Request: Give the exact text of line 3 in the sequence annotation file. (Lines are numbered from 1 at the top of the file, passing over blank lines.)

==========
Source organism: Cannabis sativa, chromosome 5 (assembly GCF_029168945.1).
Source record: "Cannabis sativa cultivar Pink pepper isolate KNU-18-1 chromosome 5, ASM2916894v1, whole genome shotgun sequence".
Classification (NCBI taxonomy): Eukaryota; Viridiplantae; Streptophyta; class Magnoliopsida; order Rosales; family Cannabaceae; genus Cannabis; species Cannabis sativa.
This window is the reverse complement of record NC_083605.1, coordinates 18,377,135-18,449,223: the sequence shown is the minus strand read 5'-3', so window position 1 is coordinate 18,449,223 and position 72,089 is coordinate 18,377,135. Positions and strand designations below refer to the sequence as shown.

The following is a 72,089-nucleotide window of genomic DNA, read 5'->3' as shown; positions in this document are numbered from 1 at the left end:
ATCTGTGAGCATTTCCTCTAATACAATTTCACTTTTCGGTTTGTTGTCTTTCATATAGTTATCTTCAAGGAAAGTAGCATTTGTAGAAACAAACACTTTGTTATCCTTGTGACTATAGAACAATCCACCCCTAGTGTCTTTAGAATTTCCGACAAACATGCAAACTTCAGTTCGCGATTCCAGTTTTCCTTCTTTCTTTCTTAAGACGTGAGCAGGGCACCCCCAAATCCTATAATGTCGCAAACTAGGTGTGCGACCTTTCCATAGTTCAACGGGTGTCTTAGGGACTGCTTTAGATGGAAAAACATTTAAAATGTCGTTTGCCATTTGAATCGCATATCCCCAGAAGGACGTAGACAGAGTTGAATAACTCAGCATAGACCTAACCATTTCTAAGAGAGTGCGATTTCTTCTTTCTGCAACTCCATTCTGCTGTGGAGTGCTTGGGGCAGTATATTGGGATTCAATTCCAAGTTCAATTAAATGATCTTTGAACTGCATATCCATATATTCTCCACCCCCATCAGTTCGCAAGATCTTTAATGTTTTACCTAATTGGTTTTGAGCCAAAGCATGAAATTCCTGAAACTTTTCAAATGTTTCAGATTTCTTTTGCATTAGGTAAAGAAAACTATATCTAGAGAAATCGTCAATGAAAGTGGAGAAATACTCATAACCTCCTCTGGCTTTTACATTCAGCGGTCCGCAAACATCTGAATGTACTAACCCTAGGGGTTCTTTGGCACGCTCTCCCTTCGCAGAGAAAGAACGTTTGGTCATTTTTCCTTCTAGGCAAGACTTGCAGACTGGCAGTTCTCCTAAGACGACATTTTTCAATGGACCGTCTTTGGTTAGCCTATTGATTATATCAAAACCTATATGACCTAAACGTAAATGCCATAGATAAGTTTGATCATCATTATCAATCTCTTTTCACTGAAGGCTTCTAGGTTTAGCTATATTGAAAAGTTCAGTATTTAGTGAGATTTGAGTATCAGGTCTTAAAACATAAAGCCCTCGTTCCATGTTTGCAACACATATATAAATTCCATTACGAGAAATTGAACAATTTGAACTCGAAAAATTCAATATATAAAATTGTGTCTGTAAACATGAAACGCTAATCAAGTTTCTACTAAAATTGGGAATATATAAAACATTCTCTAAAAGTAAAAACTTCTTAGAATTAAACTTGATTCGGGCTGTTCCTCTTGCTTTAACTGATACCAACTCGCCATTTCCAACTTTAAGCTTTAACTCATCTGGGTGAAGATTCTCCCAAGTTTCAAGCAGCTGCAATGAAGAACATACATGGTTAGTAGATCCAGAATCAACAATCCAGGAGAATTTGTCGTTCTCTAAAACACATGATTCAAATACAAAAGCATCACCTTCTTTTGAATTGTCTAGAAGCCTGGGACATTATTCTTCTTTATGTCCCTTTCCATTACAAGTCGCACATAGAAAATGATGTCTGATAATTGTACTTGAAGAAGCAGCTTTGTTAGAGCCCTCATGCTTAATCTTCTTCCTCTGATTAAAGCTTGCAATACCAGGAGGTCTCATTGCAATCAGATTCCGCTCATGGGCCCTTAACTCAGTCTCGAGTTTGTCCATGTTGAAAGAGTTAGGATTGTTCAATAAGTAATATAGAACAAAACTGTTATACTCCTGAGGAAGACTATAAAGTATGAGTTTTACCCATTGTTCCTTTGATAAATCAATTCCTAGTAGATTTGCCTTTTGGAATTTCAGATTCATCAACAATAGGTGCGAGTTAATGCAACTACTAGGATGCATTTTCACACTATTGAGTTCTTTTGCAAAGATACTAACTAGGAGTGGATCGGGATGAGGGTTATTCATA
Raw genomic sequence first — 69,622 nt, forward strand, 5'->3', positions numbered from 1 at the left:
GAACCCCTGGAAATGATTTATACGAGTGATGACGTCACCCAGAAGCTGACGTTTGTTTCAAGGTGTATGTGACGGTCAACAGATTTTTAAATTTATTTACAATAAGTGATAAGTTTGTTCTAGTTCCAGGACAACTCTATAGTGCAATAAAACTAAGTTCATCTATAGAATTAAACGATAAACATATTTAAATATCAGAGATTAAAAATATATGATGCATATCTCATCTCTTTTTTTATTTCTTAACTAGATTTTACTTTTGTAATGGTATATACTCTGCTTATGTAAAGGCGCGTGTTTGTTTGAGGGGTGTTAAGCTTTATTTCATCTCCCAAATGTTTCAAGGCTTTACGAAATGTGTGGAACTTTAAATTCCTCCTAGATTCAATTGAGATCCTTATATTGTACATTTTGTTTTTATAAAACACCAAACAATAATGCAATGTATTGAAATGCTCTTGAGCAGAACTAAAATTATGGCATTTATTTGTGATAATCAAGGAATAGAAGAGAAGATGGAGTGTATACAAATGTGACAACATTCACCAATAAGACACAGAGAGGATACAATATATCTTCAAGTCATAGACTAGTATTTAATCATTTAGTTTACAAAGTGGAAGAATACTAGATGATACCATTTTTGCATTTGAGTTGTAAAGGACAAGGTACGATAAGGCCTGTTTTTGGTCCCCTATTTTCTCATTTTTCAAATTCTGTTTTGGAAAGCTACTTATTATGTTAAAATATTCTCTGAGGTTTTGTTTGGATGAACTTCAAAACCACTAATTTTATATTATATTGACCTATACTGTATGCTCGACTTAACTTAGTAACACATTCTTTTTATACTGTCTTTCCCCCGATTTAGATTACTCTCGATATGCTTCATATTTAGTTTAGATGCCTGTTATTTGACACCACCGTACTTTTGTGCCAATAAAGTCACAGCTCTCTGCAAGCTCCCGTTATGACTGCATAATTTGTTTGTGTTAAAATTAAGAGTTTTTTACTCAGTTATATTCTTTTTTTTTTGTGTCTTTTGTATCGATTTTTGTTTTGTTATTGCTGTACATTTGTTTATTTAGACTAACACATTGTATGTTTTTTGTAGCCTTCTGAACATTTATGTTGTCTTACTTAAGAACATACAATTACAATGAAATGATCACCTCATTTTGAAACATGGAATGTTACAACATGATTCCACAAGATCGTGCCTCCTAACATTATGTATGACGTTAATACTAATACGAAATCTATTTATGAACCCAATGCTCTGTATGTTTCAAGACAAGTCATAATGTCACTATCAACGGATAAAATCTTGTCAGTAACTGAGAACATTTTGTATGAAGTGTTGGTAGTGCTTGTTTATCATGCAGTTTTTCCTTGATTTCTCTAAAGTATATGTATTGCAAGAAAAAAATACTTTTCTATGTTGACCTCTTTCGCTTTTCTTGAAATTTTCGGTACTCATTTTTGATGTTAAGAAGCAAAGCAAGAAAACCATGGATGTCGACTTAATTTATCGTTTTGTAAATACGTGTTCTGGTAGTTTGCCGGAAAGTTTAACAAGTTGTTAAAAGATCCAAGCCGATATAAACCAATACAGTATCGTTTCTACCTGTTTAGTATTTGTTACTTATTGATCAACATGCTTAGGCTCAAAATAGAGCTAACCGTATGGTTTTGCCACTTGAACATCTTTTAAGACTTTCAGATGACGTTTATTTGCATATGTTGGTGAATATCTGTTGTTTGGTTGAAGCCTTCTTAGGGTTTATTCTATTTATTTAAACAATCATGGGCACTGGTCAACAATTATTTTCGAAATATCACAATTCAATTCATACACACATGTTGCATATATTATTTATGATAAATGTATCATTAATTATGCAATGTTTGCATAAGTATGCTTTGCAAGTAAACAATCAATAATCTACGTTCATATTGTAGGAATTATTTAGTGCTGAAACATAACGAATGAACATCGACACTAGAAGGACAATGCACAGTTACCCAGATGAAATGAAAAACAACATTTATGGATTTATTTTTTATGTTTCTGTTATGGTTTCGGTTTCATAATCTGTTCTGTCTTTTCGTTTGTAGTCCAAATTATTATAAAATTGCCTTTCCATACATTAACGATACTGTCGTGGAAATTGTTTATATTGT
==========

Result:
Classification (NCBI taxonomy): Eukaryota; Viridiplantae; Streptophyta; class Magnoliopsida; order Rosales; family Cannabaceae; genus Cannabis; species Cannabis sativa.